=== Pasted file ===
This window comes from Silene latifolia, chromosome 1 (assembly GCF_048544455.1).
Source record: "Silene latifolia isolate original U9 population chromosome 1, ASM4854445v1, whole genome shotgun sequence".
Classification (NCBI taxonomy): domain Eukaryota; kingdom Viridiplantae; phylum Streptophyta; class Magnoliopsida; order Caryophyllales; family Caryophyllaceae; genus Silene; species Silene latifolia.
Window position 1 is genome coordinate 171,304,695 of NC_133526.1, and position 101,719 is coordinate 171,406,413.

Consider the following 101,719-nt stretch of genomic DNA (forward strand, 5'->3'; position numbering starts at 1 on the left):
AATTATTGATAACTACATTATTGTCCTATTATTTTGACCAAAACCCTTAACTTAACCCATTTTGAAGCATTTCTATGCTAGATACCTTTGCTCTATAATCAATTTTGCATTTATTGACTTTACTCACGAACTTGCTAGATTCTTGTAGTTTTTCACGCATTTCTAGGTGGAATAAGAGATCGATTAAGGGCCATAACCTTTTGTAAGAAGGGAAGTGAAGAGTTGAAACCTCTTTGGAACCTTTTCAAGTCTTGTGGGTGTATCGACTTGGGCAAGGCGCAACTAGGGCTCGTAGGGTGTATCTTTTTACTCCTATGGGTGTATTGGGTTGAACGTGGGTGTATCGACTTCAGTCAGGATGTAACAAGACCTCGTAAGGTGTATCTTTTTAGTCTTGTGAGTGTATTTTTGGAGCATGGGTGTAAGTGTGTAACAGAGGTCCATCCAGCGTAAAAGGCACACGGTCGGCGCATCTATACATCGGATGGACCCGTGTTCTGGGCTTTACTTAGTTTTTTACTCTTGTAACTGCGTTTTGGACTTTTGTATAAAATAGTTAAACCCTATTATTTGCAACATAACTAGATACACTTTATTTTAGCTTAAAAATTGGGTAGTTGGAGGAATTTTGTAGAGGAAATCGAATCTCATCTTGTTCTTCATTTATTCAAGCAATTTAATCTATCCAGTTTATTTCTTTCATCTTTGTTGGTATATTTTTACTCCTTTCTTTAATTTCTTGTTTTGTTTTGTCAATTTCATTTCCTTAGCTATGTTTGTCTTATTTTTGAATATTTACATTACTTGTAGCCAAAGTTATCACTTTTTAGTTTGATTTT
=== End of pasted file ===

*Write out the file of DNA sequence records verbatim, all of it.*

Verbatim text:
This window comes from Silene latifolia, chromosome 1 (assembly GCF_048544455.1).
Source record: "Silene latifolia isolate original U9 population chromosome 1, ASM4854445v1, whole genome shotgun sequence".
Classification (NCBI taxonomy): domain Eukaryota; kingdom Viridiplantae; phylum Streptophyta; class Magnoliopsida; order Caryophyllales; family Caryophyllaceae; genus Silene; species Silene latifolia.
Window position 1 is genome coordinate 171,304,695 of NC_133526.1, and position 101,719 is coordinate 171,406,413.

Consider the following 101,719-nt stretch of genomic DNA (forward strand, 5'->3'; position numbering starts at 1 on the left):
AATTATTGATAACTACATTATTGTCCTATTATTTTGACCAAAACCCTTAACTTAACCCATTTTGAAGCATTTCTATGCTAGATACCTTTGCTCTATAATCAATTTTGCATTTATTGACTTTACTCACGAACTTGCTAGATTCTTGTAGTTTTTCACGCATTTCTAGGTGGAATAAGAGATCGATTAAGGGCCATAACCTTTTGTAAGAAGGGAAGTGAAGAGTTGAAACCTCTTTGGAACCTTTTCAAGTCTTGTGGGTGTATCGACTTGGGCAAGGCGCAACTAGGGCTCGTAGGGTGTATCTTTTTACTCCTATGGGTGTATTGGGTTGAACGTGGGTGTATCGACTTCAGTCAGGATGTAACAAGACCTCGTAAGGTGTATCTTTTTAGTCTTGTGAGTGTATTTTTGGAGCATGGGTGTAAGTGTGTAACAGAGGTCCATCCAGCGTAAAAGGCACACGGTCGGCGCATCTATACATCGGATGGACCCGTGTTCTGGGCTTTACTTAGTTTTTTACTCTTGTAACTGCGTTTTGGACTTTTGTATAAAATAGTTAAACCCTATTATTTGCAACATAACTAGATACACTTTATTTTAGCTTAAAAATTGGGTAGTTGGAGGAATTTTGTAGAGGAAATCGAATCTCATCTTGTTCTTCATTTATTCAAGCAATTTAATCTATCCAGTTTATTTCTTTCATCTTTGTTGGTATATTTTTACTCCTTTCTTTAATTTCTTGTTTTGTTTTGTCAATTTCATTTCCTTAGCTATGTTTGTCTTATTTTTGAATATTTACATTACTTGTAGCCAAAGTTATCACTTTTTAGTTTGATTTT